Linking Your Hero to Your Villain

Your villain has a goal that has nothing to do with your hero. Your hero also has a goal that has nothing to do with the villain. Somehow you have to link your hero to your villain so their worlds collide.

Initially, your hero is stuck in a dead-end life and your villain is busy pursuing a goal that will cause Horrible Consequences should it succeed. At this point, your hero has no idea who your villain is and vice versa.

What you must do within the first 15 minutes of your screenplay is link your hero to your villain’s world. This link represents the first step to forcing the hero into the villain’s world.

In “Die Hard,” this initial link is when Bruce Willis arrives at his wife’s Christmas party, which is the same party the terrorists will take over.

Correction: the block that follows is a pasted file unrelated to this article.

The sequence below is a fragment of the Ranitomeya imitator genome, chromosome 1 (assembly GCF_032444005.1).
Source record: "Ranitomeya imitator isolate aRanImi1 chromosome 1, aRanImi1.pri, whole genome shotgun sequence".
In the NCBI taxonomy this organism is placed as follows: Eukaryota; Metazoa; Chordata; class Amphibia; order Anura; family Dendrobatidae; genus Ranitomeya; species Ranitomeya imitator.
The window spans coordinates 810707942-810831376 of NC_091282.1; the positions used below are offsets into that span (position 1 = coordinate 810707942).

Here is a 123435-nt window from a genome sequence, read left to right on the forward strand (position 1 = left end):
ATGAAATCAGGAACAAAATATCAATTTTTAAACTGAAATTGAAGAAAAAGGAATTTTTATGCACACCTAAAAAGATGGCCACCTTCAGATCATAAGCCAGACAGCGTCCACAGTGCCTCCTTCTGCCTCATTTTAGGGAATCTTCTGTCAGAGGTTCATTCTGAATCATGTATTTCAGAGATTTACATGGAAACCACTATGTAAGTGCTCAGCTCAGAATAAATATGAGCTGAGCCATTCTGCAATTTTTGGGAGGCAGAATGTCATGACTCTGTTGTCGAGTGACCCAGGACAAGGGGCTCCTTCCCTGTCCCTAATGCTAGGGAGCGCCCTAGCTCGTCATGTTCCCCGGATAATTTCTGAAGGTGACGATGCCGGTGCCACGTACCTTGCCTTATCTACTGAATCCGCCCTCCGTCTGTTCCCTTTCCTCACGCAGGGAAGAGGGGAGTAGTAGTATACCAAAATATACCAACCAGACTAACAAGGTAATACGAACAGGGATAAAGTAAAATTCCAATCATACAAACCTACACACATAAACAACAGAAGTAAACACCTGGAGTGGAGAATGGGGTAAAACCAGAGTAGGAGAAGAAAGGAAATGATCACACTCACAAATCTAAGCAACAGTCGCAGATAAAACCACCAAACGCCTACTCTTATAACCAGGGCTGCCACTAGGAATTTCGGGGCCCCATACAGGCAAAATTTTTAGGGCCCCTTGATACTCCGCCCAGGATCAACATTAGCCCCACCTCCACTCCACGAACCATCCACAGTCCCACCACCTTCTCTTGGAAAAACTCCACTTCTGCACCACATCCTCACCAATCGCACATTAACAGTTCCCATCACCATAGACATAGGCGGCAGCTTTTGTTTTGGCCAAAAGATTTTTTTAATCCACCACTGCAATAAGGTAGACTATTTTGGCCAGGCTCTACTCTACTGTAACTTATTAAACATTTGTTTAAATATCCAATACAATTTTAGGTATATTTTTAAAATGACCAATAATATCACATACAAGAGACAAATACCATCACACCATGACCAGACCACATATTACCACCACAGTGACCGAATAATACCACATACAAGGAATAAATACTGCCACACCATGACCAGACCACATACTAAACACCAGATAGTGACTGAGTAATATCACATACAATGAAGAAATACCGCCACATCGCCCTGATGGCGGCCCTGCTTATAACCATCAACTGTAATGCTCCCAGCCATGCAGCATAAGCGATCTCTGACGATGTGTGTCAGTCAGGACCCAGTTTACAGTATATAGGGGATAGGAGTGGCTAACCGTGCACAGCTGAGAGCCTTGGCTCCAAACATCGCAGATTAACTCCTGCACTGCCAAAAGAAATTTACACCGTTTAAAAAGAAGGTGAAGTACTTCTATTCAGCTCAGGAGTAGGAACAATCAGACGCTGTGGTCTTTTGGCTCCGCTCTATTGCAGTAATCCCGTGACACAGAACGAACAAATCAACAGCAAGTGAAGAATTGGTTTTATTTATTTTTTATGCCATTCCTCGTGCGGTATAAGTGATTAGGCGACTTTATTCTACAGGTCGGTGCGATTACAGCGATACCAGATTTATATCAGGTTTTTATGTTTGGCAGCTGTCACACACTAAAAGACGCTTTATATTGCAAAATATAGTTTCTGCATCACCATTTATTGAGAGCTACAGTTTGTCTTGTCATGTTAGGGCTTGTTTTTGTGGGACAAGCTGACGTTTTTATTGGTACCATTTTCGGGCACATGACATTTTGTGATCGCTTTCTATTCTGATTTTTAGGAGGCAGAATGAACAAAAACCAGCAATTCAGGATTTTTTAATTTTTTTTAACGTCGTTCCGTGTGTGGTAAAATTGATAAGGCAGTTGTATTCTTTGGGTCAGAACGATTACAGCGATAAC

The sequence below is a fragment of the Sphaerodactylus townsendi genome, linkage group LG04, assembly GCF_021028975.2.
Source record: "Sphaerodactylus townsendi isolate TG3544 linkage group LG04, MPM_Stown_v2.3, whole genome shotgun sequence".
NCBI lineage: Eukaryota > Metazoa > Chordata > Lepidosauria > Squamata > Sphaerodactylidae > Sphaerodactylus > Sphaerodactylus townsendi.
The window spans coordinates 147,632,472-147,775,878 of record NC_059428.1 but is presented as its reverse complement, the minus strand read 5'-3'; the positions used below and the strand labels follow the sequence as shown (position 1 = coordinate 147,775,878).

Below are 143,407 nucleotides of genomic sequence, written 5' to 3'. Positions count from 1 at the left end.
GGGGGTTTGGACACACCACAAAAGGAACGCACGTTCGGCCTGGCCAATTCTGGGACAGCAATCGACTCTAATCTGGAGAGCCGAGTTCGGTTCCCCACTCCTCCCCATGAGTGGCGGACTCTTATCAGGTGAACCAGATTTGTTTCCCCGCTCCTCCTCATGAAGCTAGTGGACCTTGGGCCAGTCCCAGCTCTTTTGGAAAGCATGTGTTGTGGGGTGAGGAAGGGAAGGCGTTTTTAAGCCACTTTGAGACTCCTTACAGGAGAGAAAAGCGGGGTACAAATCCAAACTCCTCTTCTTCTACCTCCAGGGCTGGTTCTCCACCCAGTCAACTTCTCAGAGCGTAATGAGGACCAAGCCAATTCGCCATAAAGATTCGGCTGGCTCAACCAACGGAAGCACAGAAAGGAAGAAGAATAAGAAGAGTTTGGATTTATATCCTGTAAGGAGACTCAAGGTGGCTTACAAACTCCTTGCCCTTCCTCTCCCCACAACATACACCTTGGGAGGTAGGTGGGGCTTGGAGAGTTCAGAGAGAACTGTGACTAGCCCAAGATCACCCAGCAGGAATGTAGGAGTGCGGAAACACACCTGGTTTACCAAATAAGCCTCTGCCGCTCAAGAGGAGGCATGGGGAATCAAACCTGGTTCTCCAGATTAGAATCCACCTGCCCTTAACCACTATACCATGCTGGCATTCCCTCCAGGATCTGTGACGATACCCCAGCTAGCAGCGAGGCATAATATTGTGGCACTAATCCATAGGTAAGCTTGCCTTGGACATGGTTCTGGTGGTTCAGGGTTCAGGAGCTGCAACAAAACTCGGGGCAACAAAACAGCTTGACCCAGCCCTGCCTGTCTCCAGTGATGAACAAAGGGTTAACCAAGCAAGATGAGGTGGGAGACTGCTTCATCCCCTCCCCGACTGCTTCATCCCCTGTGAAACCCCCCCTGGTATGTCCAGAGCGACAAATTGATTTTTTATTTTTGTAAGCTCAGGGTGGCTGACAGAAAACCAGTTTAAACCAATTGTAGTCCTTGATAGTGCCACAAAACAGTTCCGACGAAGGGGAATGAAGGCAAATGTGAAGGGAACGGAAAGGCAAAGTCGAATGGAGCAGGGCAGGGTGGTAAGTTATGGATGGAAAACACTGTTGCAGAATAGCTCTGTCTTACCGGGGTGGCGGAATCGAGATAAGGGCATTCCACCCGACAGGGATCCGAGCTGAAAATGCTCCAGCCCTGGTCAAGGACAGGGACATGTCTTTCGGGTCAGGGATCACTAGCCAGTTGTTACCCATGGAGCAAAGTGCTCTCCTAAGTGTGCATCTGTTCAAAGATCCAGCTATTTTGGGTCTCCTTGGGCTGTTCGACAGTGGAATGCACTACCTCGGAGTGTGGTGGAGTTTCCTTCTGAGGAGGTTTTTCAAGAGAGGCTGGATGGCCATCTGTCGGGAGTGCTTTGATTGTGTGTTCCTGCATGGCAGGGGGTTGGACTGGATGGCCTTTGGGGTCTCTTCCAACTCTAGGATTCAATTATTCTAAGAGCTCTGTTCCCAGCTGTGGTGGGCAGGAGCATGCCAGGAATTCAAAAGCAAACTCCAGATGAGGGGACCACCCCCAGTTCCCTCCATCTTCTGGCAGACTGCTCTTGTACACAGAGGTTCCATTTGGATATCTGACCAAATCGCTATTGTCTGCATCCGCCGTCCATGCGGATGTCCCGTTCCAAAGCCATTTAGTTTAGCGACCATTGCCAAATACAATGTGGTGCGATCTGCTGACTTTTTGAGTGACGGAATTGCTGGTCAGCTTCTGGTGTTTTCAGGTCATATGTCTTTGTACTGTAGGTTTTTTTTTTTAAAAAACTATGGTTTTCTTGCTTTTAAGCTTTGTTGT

In “WALL-E,” this link occurs when WALL-E finds a plant. At first, we don’t know the significance of this plant, but it becomes clear later on.

In “Star Wars,” this link is when Luke’s uncle buys C3PO and R2D2.

In “Avatar,” this link is when Jake (the hero) first sees the avatar body that he’ll be inhabiting.

As early as possible, you must introduce a link that will gradually draw your hero into your villain’s world. If you thrust your hero into the villain’s world too abruptly, it will feel forced and phony, so you must do it gradually, which makes it feel more realistic.

Initially, we may not understand the full significance of this link, but its importance will become clearer as the story progresses. Omit this crucial link and your hero has no reason to battle your villain, hence you won’t have a story. Look for this crucial link in the first 15 minutes of your favorite movie and make sure you put it in your own screenplay. This initial link eventually thrusts the hero into a new world.

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